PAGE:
Comment on Lars Syll on ‘Debunking the use of mathematics in economics’

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What Velupillai criticizes is the application of topology in equilibrium theory. The persistent abuse of mathematics is a rather obvious fact that has been observed by many — notably heterodox economists: “It is difficult to contemplate the evolution of the economic science over the last hundred years without reaching the conclusion that its mathematization was a rather hurried job.” (Georgescu-Roegen, 1979, p. 271)

That economists misapply mathematics is what Velupillai said on numerous occasions. He concluded:

“Somewhere between the Political Arithmetician, alias the National Income Accountant, and the Financial Analyst, alias the Accountant, lies the task of the quantitative economist’s analytical role, and none of the theoretical or applied tasks of these two pragmatic and paradigmatic figures requires anything more than arithmetic, statistics and the rules of compound interest.” (Velupillai, 2005, p. 866)

The fact of the matter is that economists even messed up the elementary mathematics of accounting (2012).

What economists have attempted again and again is to take a mathematical tool and then to reformulate the economic problem so that it fitted the tool. Calculus, for example, required the introduction of a well-behaved production function and decreasing returns. This led to some funny cognitive dissonances.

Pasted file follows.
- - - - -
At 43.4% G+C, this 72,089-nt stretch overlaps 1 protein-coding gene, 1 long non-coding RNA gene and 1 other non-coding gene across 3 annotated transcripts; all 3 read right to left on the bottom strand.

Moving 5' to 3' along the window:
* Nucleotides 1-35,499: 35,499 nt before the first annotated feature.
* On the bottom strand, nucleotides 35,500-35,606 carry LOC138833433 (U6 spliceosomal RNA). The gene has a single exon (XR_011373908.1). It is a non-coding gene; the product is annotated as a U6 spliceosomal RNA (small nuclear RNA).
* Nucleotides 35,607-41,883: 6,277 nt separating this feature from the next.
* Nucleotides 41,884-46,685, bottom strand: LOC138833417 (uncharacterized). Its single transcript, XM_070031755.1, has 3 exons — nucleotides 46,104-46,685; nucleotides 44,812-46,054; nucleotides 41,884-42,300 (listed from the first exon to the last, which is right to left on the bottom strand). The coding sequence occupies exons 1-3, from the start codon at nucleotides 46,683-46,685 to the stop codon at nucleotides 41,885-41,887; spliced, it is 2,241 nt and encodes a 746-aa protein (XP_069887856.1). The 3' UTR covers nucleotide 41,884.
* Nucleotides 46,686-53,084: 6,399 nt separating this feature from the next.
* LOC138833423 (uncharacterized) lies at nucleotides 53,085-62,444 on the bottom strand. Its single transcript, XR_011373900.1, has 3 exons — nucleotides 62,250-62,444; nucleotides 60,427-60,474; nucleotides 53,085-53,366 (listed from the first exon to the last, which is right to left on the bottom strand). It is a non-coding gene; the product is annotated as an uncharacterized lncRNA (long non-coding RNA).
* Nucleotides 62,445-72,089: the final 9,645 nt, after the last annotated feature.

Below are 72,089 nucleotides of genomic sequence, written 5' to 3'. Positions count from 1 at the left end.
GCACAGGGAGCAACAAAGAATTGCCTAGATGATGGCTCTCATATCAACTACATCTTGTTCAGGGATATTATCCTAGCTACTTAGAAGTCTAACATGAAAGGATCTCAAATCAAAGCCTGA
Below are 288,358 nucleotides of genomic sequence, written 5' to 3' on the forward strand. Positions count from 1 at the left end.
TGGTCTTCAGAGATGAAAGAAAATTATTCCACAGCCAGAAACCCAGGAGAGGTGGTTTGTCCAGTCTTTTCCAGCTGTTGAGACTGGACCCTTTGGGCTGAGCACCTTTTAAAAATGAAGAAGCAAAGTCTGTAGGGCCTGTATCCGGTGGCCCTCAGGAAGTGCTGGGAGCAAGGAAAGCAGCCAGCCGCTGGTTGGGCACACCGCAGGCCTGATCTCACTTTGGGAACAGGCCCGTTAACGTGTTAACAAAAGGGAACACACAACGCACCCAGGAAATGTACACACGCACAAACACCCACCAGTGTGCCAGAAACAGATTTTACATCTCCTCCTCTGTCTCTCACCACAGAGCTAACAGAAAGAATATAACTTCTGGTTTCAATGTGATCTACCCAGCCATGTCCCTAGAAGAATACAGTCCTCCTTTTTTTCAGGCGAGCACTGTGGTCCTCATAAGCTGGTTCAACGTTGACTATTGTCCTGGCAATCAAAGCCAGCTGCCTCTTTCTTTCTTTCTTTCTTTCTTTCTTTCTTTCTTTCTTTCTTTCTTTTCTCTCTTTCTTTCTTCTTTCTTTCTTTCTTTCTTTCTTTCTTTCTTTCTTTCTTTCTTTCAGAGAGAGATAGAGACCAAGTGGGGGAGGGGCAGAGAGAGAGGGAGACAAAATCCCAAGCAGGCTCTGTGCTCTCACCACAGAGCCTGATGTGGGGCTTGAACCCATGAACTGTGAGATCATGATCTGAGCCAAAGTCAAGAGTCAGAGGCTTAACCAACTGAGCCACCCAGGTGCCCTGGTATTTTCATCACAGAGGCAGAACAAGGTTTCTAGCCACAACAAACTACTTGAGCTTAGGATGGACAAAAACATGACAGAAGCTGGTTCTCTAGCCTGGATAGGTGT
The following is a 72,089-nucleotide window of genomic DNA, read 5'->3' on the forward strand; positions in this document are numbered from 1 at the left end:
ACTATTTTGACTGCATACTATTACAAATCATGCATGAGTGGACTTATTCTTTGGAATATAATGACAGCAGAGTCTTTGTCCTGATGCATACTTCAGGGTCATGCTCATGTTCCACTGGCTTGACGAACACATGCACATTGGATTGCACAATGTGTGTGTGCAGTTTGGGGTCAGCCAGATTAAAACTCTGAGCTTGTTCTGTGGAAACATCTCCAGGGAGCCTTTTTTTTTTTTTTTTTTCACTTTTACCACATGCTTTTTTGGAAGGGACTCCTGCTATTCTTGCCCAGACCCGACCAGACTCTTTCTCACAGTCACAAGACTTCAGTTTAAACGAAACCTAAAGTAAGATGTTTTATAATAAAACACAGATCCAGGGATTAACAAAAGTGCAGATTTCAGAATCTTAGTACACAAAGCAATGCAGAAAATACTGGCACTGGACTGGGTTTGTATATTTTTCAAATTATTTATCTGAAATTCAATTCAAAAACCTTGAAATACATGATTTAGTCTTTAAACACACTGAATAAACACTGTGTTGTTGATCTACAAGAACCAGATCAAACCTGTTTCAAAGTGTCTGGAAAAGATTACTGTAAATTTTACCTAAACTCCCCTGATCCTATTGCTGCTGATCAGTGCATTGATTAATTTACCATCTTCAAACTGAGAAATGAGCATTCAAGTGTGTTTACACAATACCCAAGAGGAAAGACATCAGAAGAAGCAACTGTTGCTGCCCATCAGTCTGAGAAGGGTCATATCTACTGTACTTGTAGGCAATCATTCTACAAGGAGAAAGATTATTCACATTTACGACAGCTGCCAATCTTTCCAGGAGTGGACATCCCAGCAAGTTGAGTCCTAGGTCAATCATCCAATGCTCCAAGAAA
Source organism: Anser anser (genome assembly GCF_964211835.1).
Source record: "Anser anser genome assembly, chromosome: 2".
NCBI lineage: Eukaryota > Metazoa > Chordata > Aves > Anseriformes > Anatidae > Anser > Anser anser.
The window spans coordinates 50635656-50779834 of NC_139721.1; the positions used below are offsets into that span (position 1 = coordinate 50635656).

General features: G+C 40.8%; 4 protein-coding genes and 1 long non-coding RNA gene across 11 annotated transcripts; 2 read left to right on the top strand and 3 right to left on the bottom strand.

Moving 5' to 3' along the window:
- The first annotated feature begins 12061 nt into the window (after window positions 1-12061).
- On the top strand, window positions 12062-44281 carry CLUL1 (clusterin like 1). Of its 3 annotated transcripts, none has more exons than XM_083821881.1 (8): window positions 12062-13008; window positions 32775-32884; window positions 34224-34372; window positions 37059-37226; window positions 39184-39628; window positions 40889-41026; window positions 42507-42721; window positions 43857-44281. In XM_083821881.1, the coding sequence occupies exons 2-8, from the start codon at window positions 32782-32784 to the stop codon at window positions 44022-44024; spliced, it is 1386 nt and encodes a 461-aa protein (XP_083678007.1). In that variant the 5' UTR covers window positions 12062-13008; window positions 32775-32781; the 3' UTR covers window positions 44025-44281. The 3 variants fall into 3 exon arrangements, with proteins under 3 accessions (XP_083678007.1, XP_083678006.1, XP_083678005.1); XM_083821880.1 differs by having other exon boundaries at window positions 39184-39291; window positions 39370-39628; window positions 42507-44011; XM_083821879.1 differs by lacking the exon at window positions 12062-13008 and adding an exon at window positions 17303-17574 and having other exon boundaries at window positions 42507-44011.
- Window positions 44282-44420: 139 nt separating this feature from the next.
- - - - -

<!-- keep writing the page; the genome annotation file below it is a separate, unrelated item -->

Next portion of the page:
“’So, Brian, what are you working on these days?’ Arthur had given him the two-word answer just to get started: ‘Increasing returns.’ And the economics department chairman, ..., had stared at him with a kind of deadpan look. ‘But — we know increasing returns don't exist.’ ‘Besides,’ jumped in Rothenberg with a grin, ‘if they did, we'd have to outlaw them!’ And then they'd laughed.” (Waldrop, 1993, p. 18)

This is how reality vanished from economics.

The same funny logical headstands happened with topology. “Surely it would be considered absurd, bordering on the insane, if a surgical procedure was implemented because a tool for its implementation was devised by a medical doctor who knew and believed in topological fixed-point theorems?” (See intro and Nadal, 2004, p. 36)

From the fact that Orthodoxy always holds the sharp mathematical knife at the blade with terrible/ridiculous results does not follow that knives have to be abandoned but only that Orthodoxy has to be abandoned.

By the way, the appropriate mathematical tool for the solution of the ‘age-old problem of the equality between supply and demand’ is not a set of equations but a simulation (2015, Sec. 4).

Egmont Kakarot-Handtke

References

Georgescu-Roegen, N. (1979). Energy and Economic Myths, chapter Measure, Quality, and Optimum Scale, pages 271–296. New York, NY, Toronto, etc.: Pergamon.

Kakarot-Handtke, E. (2012). The Common Error of Common Sense: An Essential Rectification of the Accounting Approach. SSRN Working Paper Series, 2124415: 1–23. URL

Kakarot-Handtke, E. (2015). Essentials of Constructive Heterodoxy: The Market. SSRN Working Paper Series, 2547098: 1–10. URL

Nadal, A. (2004). Behind the Building Blocks. Commodities and Individuals in General Equilibrium Theory. In F. Ackerman, and A. Nadal (Eds.), The Flawed Foundations of General Equilibrium, pages 33–47. London, New York, NY: Routledge.

Velupillai, K. (2005). The Unreasonable Ineffectiveness of Mathematics in Economics. Cambridge Journal of Economics, 29: 849–872.

Waldrop, M. M. (1993). Complexity. London: Viking.